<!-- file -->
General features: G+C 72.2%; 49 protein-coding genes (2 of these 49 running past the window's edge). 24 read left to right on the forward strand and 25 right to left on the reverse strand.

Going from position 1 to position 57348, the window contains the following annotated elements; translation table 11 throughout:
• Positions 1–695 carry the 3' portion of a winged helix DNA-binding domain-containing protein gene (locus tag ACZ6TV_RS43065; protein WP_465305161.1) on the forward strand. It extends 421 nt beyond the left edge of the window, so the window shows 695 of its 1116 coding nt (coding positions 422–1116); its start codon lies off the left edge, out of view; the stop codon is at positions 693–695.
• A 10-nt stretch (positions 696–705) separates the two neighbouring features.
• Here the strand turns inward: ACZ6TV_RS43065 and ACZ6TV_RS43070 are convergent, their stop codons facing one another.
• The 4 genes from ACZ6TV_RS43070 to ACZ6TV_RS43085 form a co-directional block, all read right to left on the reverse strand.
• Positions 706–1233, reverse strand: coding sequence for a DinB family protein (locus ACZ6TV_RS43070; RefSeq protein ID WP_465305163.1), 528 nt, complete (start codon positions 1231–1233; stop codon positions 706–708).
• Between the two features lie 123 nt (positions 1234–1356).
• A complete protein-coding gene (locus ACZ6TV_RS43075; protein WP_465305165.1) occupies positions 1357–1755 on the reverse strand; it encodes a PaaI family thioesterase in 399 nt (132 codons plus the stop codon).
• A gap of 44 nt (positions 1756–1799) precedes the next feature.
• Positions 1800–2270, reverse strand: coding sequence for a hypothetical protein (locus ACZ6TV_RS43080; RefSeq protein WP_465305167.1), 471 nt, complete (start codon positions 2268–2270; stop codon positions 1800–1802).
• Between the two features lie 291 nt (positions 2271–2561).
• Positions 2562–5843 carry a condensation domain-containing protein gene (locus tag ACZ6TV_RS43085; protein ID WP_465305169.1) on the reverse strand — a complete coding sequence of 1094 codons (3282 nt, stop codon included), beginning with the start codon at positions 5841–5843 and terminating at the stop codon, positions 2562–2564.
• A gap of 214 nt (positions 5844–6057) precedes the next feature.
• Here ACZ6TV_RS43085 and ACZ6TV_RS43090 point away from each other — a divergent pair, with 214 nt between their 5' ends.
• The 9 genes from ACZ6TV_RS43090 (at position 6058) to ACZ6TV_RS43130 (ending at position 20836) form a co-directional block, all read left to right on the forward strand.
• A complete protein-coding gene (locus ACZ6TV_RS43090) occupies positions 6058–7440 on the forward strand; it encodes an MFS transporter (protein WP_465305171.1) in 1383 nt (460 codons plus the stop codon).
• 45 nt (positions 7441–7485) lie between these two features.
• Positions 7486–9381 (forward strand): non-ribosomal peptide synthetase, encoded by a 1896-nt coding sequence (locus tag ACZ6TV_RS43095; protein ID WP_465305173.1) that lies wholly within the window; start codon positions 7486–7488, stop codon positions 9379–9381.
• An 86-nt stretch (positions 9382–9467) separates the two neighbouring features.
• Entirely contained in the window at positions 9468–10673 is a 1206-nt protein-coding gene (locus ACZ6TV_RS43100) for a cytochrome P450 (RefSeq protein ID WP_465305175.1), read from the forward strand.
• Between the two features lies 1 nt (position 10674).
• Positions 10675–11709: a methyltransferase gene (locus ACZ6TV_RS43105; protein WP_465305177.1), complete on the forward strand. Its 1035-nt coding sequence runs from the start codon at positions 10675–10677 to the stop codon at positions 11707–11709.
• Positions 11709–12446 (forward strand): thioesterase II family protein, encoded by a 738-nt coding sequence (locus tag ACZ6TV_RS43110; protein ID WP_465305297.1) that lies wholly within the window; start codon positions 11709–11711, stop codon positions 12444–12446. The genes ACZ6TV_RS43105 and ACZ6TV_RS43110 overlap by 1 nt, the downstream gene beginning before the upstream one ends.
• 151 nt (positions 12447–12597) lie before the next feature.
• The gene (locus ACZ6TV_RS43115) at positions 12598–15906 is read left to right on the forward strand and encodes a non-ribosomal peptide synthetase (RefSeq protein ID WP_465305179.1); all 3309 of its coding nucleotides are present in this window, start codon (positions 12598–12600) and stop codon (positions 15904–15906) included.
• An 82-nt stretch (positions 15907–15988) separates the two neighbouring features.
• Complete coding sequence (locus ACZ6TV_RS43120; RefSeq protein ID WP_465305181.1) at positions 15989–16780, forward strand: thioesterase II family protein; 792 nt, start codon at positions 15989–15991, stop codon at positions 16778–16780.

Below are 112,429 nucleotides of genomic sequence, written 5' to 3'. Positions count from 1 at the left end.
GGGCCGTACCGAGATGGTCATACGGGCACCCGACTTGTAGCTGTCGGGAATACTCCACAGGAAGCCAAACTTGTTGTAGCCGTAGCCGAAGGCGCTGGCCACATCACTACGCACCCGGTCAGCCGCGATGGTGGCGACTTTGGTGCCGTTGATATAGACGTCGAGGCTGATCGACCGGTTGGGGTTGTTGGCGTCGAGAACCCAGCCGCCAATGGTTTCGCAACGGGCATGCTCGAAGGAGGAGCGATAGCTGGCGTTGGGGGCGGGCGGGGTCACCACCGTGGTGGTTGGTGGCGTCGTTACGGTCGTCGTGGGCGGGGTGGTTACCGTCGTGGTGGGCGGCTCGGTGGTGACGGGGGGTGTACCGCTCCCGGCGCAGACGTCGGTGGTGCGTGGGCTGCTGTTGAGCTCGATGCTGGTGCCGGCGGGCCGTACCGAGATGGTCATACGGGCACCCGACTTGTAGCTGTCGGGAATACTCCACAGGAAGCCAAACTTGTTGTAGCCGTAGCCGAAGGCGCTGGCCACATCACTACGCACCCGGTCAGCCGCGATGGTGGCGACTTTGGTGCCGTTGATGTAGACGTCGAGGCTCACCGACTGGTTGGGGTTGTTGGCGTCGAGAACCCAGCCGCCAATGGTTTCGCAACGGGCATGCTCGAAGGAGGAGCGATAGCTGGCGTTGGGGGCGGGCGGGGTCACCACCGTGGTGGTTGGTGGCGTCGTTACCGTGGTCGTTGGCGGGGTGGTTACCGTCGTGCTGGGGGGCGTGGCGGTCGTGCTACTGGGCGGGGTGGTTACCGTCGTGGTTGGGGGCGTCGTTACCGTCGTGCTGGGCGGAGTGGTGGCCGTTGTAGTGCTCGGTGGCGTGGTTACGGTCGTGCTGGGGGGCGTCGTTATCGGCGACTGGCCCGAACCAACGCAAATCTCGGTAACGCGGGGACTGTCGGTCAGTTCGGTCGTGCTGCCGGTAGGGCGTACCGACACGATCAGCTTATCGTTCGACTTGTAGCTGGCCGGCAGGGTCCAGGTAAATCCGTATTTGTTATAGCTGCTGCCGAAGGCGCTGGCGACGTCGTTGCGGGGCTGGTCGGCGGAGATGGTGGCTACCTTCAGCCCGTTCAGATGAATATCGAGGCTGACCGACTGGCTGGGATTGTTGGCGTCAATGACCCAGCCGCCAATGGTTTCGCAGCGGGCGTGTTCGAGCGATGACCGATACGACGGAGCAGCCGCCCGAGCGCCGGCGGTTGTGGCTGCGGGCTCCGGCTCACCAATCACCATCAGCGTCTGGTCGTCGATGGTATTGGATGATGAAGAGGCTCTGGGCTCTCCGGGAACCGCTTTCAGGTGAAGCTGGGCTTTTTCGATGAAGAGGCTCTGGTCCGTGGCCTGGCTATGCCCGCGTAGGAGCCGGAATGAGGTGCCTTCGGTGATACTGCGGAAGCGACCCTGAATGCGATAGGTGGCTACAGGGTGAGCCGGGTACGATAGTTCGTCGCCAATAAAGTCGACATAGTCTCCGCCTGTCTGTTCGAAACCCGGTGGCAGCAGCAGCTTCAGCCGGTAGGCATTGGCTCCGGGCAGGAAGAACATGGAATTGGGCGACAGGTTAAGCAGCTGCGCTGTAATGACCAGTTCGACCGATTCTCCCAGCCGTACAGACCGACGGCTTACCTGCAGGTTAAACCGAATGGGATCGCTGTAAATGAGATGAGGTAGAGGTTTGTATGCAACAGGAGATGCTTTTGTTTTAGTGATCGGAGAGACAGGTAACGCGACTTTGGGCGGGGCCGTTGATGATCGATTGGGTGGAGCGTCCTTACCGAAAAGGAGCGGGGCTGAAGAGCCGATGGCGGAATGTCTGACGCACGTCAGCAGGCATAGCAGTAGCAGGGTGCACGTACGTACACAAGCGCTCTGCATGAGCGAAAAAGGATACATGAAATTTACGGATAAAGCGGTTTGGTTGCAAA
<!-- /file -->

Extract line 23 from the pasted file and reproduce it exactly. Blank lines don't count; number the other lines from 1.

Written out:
• Positions 10675–11709: a methyltransferase gene (locus ACZ6TV_RS43105; protein WP_465305177.1), complete on the forward strand. Its 1035-nt coding sequence runs from the start codon at positions 10675–10677 to the stop codon at positions 11707–11709.